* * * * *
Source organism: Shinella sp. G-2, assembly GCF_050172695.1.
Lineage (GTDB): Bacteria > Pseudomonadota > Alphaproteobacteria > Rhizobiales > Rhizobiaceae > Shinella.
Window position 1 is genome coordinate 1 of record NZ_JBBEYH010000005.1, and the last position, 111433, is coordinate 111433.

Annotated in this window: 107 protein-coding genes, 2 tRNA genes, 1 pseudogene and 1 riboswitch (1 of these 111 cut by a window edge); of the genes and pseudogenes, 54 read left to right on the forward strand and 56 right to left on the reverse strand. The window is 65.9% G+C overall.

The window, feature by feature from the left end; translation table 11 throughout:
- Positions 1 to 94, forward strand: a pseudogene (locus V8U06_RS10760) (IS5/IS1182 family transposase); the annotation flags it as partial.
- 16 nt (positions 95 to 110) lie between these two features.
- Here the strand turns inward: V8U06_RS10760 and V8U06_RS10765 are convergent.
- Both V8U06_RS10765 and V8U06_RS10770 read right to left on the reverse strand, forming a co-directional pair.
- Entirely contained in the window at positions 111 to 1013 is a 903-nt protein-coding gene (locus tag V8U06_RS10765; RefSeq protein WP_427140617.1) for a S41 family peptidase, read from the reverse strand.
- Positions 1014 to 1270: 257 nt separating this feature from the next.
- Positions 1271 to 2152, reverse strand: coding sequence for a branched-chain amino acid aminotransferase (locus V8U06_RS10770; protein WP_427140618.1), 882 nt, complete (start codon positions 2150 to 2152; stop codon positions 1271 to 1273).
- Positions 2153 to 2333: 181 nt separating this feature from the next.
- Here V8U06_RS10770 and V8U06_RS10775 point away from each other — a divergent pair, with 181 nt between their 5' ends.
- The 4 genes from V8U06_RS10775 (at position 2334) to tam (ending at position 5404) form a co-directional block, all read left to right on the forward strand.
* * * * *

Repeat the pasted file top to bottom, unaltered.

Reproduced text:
Source organism: Shinella sp. G-2, assembly GCF_050172695.1.
Lineage (GTDB): Bacteria > Pseudomonadota > Alphaproteobacteria > Rhizobiales > Rhizobiaceae > Shinella.
Window position 1 is genome coordinate 1 of record NZ_JBBEYH010000005.1, and the last position, 111433, is coordinate 111433.

Annotated in this window: 107 protein-coding genes, 2 tRNA genes, 1 pseudogene and 1 riboswitch (1 of these 111 cut by a window edge); of the genes and pseudogenes, 54 read left to right on the forward strand and 56 right to left on the reverse strand. The window is 65.9% G+C overall.

The window, feature by feature from the left end; translation table 11 throughout:
- Positions 1 to 94, forward strand: a pseudogene (locus V8U06_RS10760) (IS5/IS1182 family transposase); the annotation flags it as partial.
- 16 nt (positions 95 to 110) lie between these two features.
- Here the strand turns inward: V8U06_RS10760 and V8U06_RS10765 are convergent.
- Both V8U06_RS10765 and V8U06_RS10770 read right to left on the reverse strand, forming a co-directional pair.
- Entirely contained in the window at positions 111 to 1013 is a 903-nt protein-coding gene (locus tag V8U06_RS10765; RefSeq protein WP_427140617.1) for a S41 family peptidase, read from the reverse strand.
- Positions 1014 to 1270: 257 nt separating this feature from the next.
- Positions 1271 to 2152, reverse strand: coding sequence for a branched-chain amino acid aminotransferase (locus V8U06_RS10770; protein WP_427140618.1), 882 nt, complete (start codon positions 2150 to 2152; stop codon positions 1271 to 1273).
- Positions 2153 to 2333: 181 nt separating this feature from the next.
- Here V8U06_RS10770 and V8U06_RS10775 point away from each other — a divergent pair, with 181 nt between their 5' ends.
- The 4 genes from V8U06_RS10775 (at position 2334) to tam (ending at position 5404) form a co-directional block, all read left to right on the forward strand.